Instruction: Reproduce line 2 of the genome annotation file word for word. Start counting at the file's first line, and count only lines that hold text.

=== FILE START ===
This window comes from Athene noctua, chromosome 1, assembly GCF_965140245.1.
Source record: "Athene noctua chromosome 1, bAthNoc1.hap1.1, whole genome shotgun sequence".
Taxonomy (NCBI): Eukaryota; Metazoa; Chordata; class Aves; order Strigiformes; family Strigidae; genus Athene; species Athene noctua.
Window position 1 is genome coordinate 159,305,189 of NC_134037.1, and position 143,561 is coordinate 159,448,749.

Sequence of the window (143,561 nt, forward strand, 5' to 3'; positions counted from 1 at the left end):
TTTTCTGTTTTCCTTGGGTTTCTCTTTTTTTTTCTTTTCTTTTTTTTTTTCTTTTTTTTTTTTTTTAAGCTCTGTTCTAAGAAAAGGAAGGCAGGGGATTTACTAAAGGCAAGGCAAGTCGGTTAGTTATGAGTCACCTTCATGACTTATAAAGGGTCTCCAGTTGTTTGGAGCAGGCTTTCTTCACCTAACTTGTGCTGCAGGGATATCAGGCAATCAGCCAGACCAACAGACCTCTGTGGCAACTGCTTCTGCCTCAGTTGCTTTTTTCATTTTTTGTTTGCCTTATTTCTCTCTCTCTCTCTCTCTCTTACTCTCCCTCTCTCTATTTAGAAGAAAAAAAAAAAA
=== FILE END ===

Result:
Source record: "Athene noctua chromosome 1, bAthNoc1.hap1.1, whole genome shotgun sequence".